Negative people are often lonely, burned out, or unhappy with themselves. If you get the sense of such problematic feelings, express concern for well-being. Encourage exercise, pursuing hobbies, relaxation, healthy eating, and meditation. The afflicted may appreciate your interest in helping them feel better, and more self-care may ultimately lead to less negativity.

Don’t forget to determine if there are any workplace issues impacting their attitude. While a person may have a more negative disposition generally, stressful working conditions may exacerbate the problem.

Take formal action

Unfortunately, the negative employee may dismiss the whole conversation. If the person does not take the discussion seriously or fails to improve, step matters up a notch. Follow your company’s disciplinary procedures as you would for any offense. Receiving an official verbal and/or written warning demonstrates management isn’t kidding. And taking the proper steps, including documentation, serves as a good foundation should harsher steps such as suspension or termination become necessary down the line.

Consider constructing a Performance Improvement Plan (PIP)

Sometimes, employees do not quite understand what needs to change. Developing a PIP makes things clearer. Oftentimes following guidelines set forth by human resources, this document addresses what specific actions a worker needs to do to rectify the situation. It involves metrics that clearly define what reaching standards looks like and sets a time frame for completing the conditions of the improvement process. A PIP also outlines how the company/manager will help in reaching goals, such as conducting regular check-ins to offer constructive feedback.

Offer training

Companies routinely require professional development to improve hard skills, but remember that soft skills can be taught, too. Consider offering classes on raising emotional intelligence. Participants become more aware of their own attitudes and how their mindset affects those around them. They also learn how to better read social cues, diffuse conflict, and act with empathy.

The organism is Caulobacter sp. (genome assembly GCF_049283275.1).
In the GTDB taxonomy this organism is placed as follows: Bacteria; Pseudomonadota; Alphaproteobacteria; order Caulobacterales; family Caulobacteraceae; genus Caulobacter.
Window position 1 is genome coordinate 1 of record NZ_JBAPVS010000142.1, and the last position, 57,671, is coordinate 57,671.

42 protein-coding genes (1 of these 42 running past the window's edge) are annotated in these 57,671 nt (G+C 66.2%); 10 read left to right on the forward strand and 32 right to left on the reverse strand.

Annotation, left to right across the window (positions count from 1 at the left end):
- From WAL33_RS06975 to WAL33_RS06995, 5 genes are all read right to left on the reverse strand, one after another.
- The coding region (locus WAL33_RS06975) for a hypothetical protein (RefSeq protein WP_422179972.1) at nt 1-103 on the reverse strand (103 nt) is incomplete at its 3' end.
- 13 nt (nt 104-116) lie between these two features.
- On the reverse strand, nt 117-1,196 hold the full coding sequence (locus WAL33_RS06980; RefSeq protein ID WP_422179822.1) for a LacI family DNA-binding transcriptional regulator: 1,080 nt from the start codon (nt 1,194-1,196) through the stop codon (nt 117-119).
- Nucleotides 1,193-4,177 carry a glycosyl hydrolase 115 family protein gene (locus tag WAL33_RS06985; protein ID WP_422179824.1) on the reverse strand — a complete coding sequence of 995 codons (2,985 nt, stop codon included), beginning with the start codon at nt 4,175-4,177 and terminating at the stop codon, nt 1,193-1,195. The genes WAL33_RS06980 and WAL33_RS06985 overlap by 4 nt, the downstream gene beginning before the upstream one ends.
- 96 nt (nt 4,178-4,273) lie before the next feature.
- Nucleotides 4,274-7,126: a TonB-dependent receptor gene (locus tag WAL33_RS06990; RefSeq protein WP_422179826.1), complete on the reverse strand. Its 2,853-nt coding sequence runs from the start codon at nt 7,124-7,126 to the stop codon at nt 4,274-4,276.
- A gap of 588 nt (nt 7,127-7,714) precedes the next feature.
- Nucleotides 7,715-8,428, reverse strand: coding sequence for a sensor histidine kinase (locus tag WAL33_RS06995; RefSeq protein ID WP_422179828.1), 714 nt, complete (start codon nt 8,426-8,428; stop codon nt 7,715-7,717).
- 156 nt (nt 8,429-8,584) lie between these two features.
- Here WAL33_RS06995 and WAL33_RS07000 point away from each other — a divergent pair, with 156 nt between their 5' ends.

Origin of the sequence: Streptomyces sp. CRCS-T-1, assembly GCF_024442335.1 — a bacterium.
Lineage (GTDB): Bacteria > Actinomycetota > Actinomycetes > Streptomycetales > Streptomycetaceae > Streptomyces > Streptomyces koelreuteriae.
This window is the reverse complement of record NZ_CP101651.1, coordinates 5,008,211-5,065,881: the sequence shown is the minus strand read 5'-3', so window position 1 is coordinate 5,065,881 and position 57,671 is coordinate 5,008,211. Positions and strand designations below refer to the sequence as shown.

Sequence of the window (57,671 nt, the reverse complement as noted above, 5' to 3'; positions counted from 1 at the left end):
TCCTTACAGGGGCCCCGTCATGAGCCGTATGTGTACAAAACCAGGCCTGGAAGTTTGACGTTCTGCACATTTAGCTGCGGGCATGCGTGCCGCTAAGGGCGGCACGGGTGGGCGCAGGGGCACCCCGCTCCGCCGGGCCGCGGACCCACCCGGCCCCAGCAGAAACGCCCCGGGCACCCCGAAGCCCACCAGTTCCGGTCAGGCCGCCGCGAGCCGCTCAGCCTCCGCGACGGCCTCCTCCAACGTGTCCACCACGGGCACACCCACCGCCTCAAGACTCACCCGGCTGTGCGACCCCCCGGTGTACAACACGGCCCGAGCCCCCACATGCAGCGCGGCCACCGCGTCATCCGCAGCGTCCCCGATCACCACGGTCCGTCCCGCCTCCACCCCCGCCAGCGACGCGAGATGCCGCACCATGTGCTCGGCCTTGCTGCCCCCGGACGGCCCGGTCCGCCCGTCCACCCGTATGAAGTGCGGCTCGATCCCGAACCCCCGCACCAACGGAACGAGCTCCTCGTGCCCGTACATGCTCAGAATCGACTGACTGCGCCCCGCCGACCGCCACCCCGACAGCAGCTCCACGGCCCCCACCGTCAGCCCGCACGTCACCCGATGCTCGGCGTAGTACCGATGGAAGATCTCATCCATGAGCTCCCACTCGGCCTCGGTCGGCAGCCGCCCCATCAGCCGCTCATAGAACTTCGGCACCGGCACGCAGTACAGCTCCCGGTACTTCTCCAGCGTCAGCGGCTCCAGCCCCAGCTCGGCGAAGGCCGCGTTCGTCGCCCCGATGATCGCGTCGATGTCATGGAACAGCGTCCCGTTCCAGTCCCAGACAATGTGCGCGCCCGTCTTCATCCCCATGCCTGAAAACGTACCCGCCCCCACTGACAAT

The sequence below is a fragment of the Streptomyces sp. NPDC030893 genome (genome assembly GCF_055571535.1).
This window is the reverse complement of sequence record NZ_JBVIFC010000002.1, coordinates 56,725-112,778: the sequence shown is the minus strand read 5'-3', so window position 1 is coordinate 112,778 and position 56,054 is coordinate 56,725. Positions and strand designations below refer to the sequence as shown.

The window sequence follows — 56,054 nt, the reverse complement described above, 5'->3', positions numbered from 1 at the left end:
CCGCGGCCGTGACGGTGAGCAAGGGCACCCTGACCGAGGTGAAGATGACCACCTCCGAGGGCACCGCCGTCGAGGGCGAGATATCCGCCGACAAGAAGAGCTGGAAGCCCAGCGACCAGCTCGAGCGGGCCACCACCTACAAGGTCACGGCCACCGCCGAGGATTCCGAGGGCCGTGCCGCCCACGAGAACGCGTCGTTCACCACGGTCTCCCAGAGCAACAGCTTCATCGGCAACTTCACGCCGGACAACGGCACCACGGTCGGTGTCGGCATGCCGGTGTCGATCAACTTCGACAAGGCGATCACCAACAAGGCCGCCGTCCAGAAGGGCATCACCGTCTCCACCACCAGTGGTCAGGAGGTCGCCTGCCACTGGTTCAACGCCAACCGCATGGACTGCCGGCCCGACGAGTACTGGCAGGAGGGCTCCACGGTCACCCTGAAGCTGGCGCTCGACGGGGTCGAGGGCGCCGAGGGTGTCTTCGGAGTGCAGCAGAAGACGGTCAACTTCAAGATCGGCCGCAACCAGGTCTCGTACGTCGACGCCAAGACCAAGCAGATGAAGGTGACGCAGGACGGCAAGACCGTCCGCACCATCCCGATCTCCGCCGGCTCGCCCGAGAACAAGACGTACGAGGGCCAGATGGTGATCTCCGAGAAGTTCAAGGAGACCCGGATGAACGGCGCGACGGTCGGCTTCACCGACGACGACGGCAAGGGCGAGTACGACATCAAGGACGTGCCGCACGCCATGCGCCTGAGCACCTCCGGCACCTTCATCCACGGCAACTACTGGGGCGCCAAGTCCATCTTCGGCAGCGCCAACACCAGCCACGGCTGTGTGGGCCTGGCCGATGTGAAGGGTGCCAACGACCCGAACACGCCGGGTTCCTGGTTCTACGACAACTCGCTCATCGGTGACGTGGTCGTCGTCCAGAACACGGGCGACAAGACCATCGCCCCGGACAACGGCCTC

Provide outlets to voice opinions

Negative Nellie might actually have some valid concerns, so give her non-toxic ways to express them. Seek input through surveys, a suggestion box, and town hall-style meetings. Perhaps invite her in for a chat now and then to listen to her thoughts. Encourage focusing on solutions rather than simply spouting off a laundry list of complaints. Being heard and then tasked with how to make things better may redirect energy towards positive outcomes.

You may even want to ask the person directly, “What would increase your job satisfaction?” She may be genuinely touched by your concern for her well-being. Act on what you learn. A few alterations in the job description could lead to a better attitude. If possible, make these changes contingent on displaying a more positive outlook. For instance, if she would like to contribute more to the company’s social media page, she needs to first prove she possesses the cheerfulness necessary to serve as a brand ambassador.

Think ahead

Present problems or changes carefully when you have a known naysayer on staff. You might want to preface difficult conversations to encourage an open mind and to keep people from jumping in before you’ve had a chance to convey information fully.

Say, for instance, the tech department is upping security measures throughout the company. It will involve more multi-factor authentication. Looking at the change from the staff’s point of view, they are bound to point out how this new procedure will be a hassle. Calmly start your conveyance of the news with an introduction such as, “Today, we are going to go over new login procedures designed to enhance customer privacy. Please let me present this information in full so that we all can see how these changes may prove beneficial. Then, we can discuss any concerns.”

Examine your own behavior

Employees take cues from their leaders. If you routinely sing a negative song, others may naturally join the chorus. Make an effort to point out positives and view challenges as growth opportunities.

Similarly, watch that you are not encouraging negative behavior by giving whiners too much attention. Listening too long to rants provides the attention the voicer craves. Use your words and body language to convey that you want no part of such nonsense, and move on. Give your valuable attention to people who are contributing to improving the company and its culture.

Call on everyone to improve the work environment

Finally, remember that a company culture in which the majority of people maintain a pleasant, can-do attitude makes those who do not stick out like a sore thumb. Cheerlead for all on staff to improve the atmosphere, and brainstorm on how to accomplish it. Being around positivity may naturally make Grumpy Gus less pessimistic. Or at least without a crowd of gloomy colleagues ready to take his side, he may think twice about opening his mouth to rain on everyone’s parade.